A Brief History of Celebrity (with special reference to Asia Argento)

Asia Argento is a post-cinematic celebrity, and she inhabits movie and video screens in a far different way than older generations of actresses did. A classical female movie star, like Greta Garbo, is an image of purity and perfection. She is an object of infinite desire; she seems “descended from a heaven where all things are formed and perfected in the clearest light (Roland Barthes). She keeps us away from her at an infinite distance — a distance out of which we worship her. It is no wonder that Garbo concluded her career by withdrawing entirely from public view. Coming to the screen several decades later, Marilyn Monroe is unable to match Garbo’s transcendent perfection, or to maintain the same degree of distance. Instead, Monroe supplements her beauty with her performance as a comedic ingenue. Her seeming unconsciousness of her own sexual allure gives us permission, as it were, to approach the mystery of this allure. Even as Monroe retains a definite aura, she also — unlike Garbo — brings this aura down to earth. This descent from the heavens to the earth is what allows Monroe to commodify her image, to multiply it and make it signify — as Andy Warhol so clearly understood. In contrast to both Garbo and Monroe, however, Asia Argento no longer retains even the slightest trace of transcendence. She is directly carnal, directly present in the flesh. And her ferocious intelligence cannot be separated from this carnality. Argento collapses the seductive distance between star and audience, and instead offers us her own hyperbolic presence. Her performance is excessively immanent and embodied. Even her irony is too immediate, too close for comfort.

Argento acts in a double register. She turns acting conventions inside out, at once stylizing and naturalizing her performances, entirely inhabiting her roles, while at the same time distancing herself from them with a deep, who-gives-a-fuck irony. She manages to radiate sexuality in an entirely unselfconscious way; yet this unselfconsciousness is a deeply knowing one, not in the least bit naive, and “completely without innocence” (as Donna Haraway says of the figure of the cyborg). Argento’s knowingness ‘alienates’ us from her sexiness, but also allows it to remain intact. Argento is able simultaneously to display a method-acting intensity of commitment to her role, and at the same time to put her entire performance into postmodern “quotation marks.”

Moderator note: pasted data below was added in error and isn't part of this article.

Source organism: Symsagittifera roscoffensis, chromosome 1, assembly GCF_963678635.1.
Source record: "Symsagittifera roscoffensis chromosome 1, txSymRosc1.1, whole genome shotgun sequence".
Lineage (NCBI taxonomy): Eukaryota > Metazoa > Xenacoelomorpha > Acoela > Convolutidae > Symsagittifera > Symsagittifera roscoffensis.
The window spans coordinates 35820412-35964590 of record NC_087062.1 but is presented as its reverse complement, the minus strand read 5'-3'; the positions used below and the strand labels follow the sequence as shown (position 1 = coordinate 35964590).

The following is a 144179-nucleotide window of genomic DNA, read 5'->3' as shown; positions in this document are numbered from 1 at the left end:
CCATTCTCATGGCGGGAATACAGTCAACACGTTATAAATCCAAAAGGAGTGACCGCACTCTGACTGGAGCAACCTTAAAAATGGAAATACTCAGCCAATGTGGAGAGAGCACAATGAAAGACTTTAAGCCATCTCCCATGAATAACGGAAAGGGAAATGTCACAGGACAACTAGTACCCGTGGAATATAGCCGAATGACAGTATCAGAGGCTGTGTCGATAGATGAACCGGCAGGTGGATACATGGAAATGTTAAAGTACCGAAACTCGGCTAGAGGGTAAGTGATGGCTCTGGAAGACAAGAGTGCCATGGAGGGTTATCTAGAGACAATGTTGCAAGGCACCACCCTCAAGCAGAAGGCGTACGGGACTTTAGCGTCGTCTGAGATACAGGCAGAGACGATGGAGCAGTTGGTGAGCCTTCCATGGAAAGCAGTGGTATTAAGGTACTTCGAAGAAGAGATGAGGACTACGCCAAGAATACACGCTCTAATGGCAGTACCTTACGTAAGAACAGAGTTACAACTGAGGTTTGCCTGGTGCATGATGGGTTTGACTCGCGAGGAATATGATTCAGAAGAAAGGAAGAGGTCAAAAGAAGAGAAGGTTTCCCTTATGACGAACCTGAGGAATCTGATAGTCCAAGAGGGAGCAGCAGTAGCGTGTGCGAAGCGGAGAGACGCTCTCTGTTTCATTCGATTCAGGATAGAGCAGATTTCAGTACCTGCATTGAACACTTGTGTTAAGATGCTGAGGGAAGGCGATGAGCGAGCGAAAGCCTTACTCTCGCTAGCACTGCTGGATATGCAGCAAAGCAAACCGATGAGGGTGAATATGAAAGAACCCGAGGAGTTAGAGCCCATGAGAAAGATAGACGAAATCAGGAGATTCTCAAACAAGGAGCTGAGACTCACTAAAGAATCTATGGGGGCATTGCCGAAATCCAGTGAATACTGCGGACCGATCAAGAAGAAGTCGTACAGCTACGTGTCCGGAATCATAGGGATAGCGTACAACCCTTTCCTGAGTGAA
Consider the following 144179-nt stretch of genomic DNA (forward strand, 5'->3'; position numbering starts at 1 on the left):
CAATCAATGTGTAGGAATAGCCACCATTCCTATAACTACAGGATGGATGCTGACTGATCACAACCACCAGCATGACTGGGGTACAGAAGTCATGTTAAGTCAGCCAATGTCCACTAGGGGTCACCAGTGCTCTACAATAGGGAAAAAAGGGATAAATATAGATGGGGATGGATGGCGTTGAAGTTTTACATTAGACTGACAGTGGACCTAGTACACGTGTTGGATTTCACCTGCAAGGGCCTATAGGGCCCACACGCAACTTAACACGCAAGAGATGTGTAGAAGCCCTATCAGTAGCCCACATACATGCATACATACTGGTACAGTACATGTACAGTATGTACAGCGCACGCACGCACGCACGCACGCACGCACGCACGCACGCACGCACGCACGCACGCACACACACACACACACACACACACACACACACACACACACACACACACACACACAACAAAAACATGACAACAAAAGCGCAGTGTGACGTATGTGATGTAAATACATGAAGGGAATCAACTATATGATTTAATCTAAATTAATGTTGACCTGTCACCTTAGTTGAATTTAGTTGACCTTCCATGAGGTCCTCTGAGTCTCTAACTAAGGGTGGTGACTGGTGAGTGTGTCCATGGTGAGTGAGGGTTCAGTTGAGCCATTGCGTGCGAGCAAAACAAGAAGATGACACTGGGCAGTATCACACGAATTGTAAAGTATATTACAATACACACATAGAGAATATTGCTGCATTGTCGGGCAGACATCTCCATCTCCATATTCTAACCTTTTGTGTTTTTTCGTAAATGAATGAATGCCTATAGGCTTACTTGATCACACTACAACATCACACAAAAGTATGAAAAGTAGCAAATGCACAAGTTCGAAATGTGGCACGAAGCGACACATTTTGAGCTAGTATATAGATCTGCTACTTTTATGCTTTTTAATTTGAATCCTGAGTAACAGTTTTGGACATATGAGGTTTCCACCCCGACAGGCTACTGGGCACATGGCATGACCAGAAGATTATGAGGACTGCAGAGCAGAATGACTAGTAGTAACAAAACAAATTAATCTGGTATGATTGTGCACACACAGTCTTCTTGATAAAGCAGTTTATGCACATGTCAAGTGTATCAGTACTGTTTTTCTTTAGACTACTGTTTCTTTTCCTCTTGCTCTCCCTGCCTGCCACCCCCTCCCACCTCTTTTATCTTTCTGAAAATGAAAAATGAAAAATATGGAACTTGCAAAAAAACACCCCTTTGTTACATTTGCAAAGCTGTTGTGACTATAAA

Argento fearlessly and knowningly exemplifies what Jean Baudrillard rather hysterically denounces as the “obscenity” and “transparency” of postmodern society. Baudrillard seems caught in the throes of heterosexual panic, as he describes, with great unease, the way that “the body is already there, without even the faintest glimmer of a possible absence, in the state of radical disillusion; the state of pure presence.” In opposition to this, Baudrillard much prefers the old-style feminine mystique and rituals of seduction, as exemplified by the older-generation movie stars. Seduction is “simply that which lets appearance circulate and move as a secret”; it “makes things appear and disappear.” Garbo and Monroe are seductive, therefore, because they are never simply and wholly present; they allure my gaze, beyond visibility, into the realm of that which is secret and hidden. But Baudrillard is not seduced by someone like Argento, because she is self-demystified, and all too fully there. For Baudrillard, seduction is a sort of metaphysical striptease, a play of revealing and concealing. In opposition to this, consider Argento’s own performance of striptease: in a cameo appearance as a stripper in Abel Ferrara’s Go-Go Tales, her character’s pole-dancing act culminates in an artfully provocative French kiss she exchanges with her Rottweiler. Here, the play of seduction is itself detourned into a literal “obscene transparency.”

13 Responses to “A Brief History of Celebrity (with special reference to Asia Argento)”

  1. jane says:

    SS, for what it’s worth, Barthes’ “descended from a heaven where all things are formed and perfected in the clearest light” is a revisitation of Dante’s Moveti lume che nel ciel s’informa — “you are moved by a light that is formed in heaven.”

  2. dreamduke says:

    this is a brilliant observation – have you had a chance to see the last mistress – argento repulses and attracts sensually leaving the audience without their bearings but grasping on for some direction even if it is pointlessness -

  3. Henry Warwick says:

    Steven – it’s interesting about this. I honestly couldn’t care less about celebrities in general. Hitherto your essay, my knowledge of the name Argento was “Oh – a brand of inexpensive but comparatively higher quality wine from Argentina.” So, I did a Google search on her and looked her up on imdb and elsewhere, and I can firmly say, “I still don’t care”. I looked into her films and they are all of a type I would never waste my money on or even bandwidth downloading it or time to watch it.